Ridley Scott reveals Prometheus secrets to T3

Contains spoilers, obviously…

Prometheus has landed, and by now, many of you will have experienced Ridley Scott's new vision of the future. So with all fear of spoilers out of the way, our pals over at T3 sat down with the man himself, alongside writer Damon Lindelof, to delve deeper into Weyland Corp's latest expedition.

"I'm a sick fucker," says Scott when asked about his predilection for sequences of body horror. "Once [Shaw] is pregnant, I have to see it, I have to see what that is. It’s extreme, galloping DNA, whatever that is that’s creating this monstrous thing growing inside of her.

"In 25 minutes she now looks eight months' pregnant – that’s inconceivable for us, because we don’t understand it. But I think it’s probably way up there somewhere, it’s entirely feasible. You’ve got to show it, you’ve got to do it."

Scott goes on to discuss his own ideas about the universe, and how that informed the story he wanted to tell with Prometheus.

"There’s two rules of thought," he says. "You’re either going to believe in the fact that we’re here by genetic luck  entirely, so from day one where you have atomic storms – inconceivable storms that will go on in this nucleus, in which the dirt bowl will find some reason to start growth on everything."

"But then the idea that, 'Is there a higher force in the universe?' comes the question, 'Is it God, or are there superior beings out there?' You stand and look at the stars at night in the galaxy out there, it’s entirely ridiculous to believe that we are it. You mean this is it? We’re sitting in this room, I’ve got this fucking cappuccino, and up there there’s noone else? I don’t think so."

To check out the full interview, including Scott's take on 3D, fan rumours and the viral marketing campaign, head over to T3 now...

Have you seen Prometheus yet? If so, what did you think? Tell us, below...

Comments

    • moviegeek2000

      Jun 8th 2012, 11:19

      All the recent negative reactions to Ridley Scott’s Prometheus say more about the counter-productive effect of a marketing campaign which was just too big and eventually just imploded on itself, than it says about the actual film. The expectations were just too high, and the hunger for it too big. The film was supposed to answer questions which have been hanging for 33 years since the first Alien was first released. And of course Ridley Scott was the man who single-handedly redefined the sci-fi genre (not just with Alien, but with Blade Runner as well) and this was his first return to space in 3 decades. Disappointment was inevitable and the film became a victim of its own hype. On the first viewing very few people judged it for its own merits, while everyone else (including me) compared it to a film which had been made in a time when there was nothing like that. Prometheus may not be the prequel fans wanted (not quite sure what that would have been anyway), it may not be as ground-breaking as some had hoped, but it’s not a bad film... And I do wonder if it had been directed by some unknown newcomer or if it had not be trumpeted by endless trailers and teasers, whether we would have judged it differently. Interestingly critical reaction to the first Alien was initially pretty negative too. After all it was considered a B-movie. Famously Time Out called it an "empty bag of tricks whose production values and expensive trickery cannot disguise imaginative poverty” Should the hype have been handled differently? Probably not. The figures speak pretty clearly and at the end of the day in Hollywood box office talks louder than a few disappointed reviewers and bloggers. In fact not one but sequels are already in the pipeline. My FULL Review is here http://wp.me/p19wJ2-zI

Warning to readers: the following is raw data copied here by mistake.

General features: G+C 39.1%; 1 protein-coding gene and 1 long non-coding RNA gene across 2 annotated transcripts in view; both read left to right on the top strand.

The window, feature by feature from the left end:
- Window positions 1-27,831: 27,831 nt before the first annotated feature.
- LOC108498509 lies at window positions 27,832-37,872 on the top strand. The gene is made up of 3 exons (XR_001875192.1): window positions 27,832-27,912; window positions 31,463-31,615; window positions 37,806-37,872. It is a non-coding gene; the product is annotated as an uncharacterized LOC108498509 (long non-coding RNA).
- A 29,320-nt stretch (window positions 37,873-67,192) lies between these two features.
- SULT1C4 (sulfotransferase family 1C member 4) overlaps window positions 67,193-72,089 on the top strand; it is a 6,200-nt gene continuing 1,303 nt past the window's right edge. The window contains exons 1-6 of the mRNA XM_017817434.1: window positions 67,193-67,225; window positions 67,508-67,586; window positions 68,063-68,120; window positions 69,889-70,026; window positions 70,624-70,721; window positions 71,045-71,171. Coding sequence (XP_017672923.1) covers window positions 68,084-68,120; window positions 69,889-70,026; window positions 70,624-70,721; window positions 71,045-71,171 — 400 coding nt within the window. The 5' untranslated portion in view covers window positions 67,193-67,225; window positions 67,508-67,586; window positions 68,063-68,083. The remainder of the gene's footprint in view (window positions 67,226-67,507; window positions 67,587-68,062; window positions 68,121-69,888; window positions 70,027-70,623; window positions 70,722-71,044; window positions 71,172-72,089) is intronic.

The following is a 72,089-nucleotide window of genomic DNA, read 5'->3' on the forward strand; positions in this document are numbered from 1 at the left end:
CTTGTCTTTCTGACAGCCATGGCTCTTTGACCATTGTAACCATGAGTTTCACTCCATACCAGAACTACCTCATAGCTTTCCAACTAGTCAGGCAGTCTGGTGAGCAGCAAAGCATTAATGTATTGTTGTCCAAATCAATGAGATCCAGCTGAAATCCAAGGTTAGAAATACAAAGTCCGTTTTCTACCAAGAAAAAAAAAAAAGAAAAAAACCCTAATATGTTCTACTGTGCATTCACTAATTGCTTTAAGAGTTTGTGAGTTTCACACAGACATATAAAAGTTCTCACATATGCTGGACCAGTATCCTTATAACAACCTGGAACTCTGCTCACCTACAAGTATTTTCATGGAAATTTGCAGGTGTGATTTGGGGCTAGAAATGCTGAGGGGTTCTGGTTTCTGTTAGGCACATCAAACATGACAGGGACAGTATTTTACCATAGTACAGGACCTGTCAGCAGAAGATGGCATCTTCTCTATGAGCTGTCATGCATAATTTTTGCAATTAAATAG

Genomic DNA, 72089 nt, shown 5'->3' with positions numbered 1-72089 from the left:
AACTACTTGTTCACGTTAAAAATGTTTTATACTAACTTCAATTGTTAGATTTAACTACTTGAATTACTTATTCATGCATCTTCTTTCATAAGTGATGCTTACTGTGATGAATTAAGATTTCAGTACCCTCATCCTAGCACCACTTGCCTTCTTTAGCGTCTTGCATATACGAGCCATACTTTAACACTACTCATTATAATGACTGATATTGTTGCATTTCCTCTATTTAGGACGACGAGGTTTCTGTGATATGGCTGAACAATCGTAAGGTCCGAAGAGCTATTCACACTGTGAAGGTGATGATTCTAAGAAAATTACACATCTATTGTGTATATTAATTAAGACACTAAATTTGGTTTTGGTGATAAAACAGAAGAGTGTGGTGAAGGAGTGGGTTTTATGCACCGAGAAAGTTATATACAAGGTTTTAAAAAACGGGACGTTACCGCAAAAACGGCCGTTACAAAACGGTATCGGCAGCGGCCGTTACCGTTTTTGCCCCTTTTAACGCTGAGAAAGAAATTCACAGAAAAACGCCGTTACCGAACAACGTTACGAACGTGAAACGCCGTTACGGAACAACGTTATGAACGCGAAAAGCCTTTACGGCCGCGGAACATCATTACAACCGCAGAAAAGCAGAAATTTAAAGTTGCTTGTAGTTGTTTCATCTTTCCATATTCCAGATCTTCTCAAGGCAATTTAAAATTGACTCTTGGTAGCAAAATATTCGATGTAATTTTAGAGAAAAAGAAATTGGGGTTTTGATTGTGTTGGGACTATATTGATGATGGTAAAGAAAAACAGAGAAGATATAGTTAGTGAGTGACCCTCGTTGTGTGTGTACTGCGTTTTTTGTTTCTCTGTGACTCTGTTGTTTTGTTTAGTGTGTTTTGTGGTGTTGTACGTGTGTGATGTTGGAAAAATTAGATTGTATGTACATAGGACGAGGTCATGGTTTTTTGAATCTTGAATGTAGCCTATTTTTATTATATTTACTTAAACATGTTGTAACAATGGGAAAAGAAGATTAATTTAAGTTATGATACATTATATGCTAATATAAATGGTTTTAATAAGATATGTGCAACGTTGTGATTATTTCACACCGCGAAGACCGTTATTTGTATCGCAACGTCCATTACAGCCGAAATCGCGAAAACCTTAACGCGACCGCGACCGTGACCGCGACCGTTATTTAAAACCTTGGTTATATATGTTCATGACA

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    • FBMBurgess

      Jun 8th 2012, 12:10

      "The film was supposed to answer questions which have been hanging for 33 years" Umm, was it? Says who? I think perhaps 'The Fans' *wanted* it to answer questions, but I doubt Ridley Scott ever intended it to do so. And I wonder if maybe fans should have expected that from him. Personally, I thought it was okay. I'm not a huge fan of the Alien films, because I only got around to seeing them recently, and I think maybe they have lost their impact on a modern audience, so I didn't need Prometheus to answer any questions, but I was at least expecting it to be scary! It wasn't. (And I am easilly scared by scary films!). I did enjoy the way it craps over the Predator films by... weeeell, I wouldn't want to spoil it for you now, would I? ;¬)

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    • FBMBurgess

      Jun 8th 2012, 12:23

      I would like to retract "Says who?" It sounded much more confrontational than I intended. Apologies.

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    • Azazeal4eva

      Jun 8th 2012, 12:46

      I have so many issues with what was either lazy writing to shoe horn a plot device in or gloss over a moment that happened minnes before.. but the whole pregnancy thing.. in the film i saw she didnt look 8 months pregnant.. she had the same flat stomache before and during the birth.. and then no mention about that whole seemingly planned infection.. was made after.. no word to wayland.. oh if you need to go back in your operation machine there is my afterbirth in there and trail of blood to your bedroom.. no one cares or talks about it again... in the actual Alien flim.. when they are having lunch and the chest bursts.. every one cares and is effected by it.. this time round as shocking as it might be inteneded no one cares.. even naiomi staples her self up and gest back to work!...

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    • Chufferstud

      Jun 8th 2012, 15:44

      I really enjoyed for what it was and didn't go in wanting answers to Alien, as I assumed from what Scott had said that it was part of the Alien universe, but not directly linked. I hated the ending with a passion and it shows the style of film writing today where it's about leaving it open for a sequel...all about the dollar! It left so many questions. But for all it's faults (and there were many), it looked amazing, Fassbender was brilliant and I left thinking "I quite enjoyed that". It's science fiction and whilst I agree that someone wouldn't be able to walk after that scene, you do have to put the brain in neutral I guess. The world is very different from the days of chestbusters and I think we're all a little desensitised to that sort of shock. I found Guy Pearce's aging make-up the most frightening thing :)